American tech companies (not to mention car makers) are feeling the pinch of chip shortages, and they're banding together in hopes of bringing more production to the US. A string of tech giants have formed the Semiconductors in America Coalition to land funding for the recently enacted CHIPS for America Act, which greenlit incentives for domestic chip manufacturing and research but didn't supply the necessary money.
The alliance includes a mix of companies, including familiar tech brands like Amazon, Apple, Google and Microsoft as well as carriers like AT&T and Verizon (Engadget's parent company for now). Firms that were already part of the Semiconductor Industry Association, such as AMD, Intel, Qualcomm and Samsung, are also part of the coalition.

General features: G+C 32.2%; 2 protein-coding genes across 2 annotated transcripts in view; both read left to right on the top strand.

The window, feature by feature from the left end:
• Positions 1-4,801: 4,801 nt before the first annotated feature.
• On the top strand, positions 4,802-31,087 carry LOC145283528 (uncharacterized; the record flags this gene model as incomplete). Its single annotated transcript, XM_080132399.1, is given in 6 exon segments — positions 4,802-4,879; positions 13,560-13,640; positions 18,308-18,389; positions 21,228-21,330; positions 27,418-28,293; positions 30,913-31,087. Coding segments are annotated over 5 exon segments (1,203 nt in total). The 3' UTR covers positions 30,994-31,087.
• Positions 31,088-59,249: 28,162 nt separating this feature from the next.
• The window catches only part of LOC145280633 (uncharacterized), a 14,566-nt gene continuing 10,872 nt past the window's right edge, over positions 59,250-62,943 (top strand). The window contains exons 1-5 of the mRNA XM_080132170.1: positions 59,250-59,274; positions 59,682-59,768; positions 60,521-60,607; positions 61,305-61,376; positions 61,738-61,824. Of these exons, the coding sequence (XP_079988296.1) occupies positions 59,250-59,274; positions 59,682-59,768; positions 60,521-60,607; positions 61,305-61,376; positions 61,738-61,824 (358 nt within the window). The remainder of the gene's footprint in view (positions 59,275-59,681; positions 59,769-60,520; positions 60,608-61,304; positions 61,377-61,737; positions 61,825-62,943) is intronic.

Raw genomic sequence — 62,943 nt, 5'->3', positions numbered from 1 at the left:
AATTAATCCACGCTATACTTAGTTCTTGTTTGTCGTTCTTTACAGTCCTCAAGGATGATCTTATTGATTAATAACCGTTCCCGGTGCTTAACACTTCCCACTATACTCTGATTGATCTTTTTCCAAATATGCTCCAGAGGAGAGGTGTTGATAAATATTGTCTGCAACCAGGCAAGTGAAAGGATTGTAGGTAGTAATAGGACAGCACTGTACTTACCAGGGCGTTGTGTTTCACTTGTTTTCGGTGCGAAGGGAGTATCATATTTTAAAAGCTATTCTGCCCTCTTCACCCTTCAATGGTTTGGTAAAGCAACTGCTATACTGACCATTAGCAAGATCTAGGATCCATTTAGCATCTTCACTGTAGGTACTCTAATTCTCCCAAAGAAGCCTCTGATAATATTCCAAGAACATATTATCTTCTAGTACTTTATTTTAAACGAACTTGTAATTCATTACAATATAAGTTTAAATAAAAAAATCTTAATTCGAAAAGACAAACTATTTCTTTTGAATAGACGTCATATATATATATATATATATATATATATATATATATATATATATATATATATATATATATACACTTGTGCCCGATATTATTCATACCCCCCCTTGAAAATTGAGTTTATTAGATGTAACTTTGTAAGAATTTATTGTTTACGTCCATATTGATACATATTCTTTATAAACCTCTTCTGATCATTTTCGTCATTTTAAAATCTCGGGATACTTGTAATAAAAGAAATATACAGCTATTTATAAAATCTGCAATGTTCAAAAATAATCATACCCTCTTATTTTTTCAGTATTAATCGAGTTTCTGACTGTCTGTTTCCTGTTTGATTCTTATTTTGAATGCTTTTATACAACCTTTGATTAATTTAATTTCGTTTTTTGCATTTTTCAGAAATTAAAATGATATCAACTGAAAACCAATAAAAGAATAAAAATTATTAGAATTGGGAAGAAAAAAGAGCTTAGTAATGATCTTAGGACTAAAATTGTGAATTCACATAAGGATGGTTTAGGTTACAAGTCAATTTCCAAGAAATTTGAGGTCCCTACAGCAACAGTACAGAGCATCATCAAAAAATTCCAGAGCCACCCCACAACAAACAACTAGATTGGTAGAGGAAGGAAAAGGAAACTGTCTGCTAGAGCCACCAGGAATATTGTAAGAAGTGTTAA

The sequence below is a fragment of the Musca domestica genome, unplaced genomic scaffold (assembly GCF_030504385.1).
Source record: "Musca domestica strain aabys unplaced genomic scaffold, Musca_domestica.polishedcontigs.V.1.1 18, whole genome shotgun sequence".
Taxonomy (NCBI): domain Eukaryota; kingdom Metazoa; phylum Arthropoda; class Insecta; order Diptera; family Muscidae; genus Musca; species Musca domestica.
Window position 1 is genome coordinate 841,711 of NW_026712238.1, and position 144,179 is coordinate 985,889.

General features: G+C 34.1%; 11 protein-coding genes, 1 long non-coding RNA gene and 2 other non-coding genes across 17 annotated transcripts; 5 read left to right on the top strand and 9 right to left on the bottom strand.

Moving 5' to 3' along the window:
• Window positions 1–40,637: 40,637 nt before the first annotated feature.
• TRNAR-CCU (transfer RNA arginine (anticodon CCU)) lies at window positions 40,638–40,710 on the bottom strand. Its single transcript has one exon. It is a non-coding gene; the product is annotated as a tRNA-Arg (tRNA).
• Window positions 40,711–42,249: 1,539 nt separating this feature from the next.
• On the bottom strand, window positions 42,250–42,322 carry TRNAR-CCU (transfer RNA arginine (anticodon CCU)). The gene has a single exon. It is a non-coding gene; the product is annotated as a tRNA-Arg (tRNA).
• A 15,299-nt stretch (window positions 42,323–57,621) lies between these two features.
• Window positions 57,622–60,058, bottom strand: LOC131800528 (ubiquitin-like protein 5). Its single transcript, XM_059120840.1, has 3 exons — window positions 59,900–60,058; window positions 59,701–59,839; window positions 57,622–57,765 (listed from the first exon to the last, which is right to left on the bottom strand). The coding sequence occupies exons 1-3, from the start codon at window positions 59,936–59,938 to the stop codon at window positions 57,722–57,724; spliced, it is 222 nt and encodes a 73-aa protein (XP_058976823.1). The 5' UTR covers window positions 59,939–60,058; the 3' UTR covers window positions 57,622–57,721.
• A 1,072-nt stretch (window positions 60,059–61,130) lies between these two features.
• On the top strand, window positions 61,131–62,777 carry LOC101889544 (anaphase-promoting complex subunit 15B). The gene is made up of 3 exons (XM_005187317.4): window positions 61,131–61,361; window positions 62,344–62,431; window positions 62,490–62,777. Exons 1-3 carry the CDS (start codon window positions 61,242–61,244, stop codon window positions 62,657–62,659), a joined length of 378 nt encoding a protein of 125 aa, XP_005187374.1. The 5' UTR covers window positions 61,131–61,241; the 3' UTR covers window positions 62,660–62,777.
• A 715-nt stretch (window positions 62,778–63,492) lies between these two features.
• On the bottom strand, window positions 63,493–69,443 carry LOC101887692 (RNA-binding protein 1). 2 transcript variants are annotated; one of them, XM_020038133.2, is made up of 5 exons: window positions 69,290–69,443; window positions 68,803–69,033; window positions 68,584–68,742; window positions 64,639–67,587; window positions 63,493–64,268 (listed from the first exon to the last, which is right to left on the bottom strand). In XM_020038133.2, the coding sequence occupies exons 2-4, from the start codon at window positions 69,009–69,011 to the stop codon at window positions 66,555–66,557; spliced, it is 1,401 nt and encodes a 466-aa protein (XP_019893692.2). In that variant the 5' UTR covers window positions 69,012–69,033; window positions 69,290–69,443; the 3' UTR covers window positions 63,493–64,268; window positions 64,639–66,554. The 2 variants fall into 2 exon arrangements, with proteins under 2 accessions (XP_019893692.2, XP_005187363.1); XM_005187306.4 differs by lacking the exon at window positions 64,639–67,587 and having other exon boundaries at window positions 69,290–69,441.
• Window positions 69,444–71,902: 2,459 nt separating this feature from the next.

The aim is simple: the companies want enough US-based manufacturing to create "more resilient supply chains" and ensure tech is there when necessary. SIAC is opposed to any short-term intervention as it believes it can fix the supply-and-demand imbalance itself.
The alliance has already sent a letter to House and Senate leaders urging "robust" funding for the CHIPS Act.
There's no guarantee SIAC will succeed in getting the funding it wants. President Biden has asked for $50 billion to fund the CHIPS Act, though, and industry funding is less prone to partisan fighting than other issues. Suffice it to say that the right funding could be transformative — the US now represents just 12 percent of worldwide chipmaking capacity, and a surge of new or expanded plants could both increase that percentage and reduce the country's dependence on foreign-made components.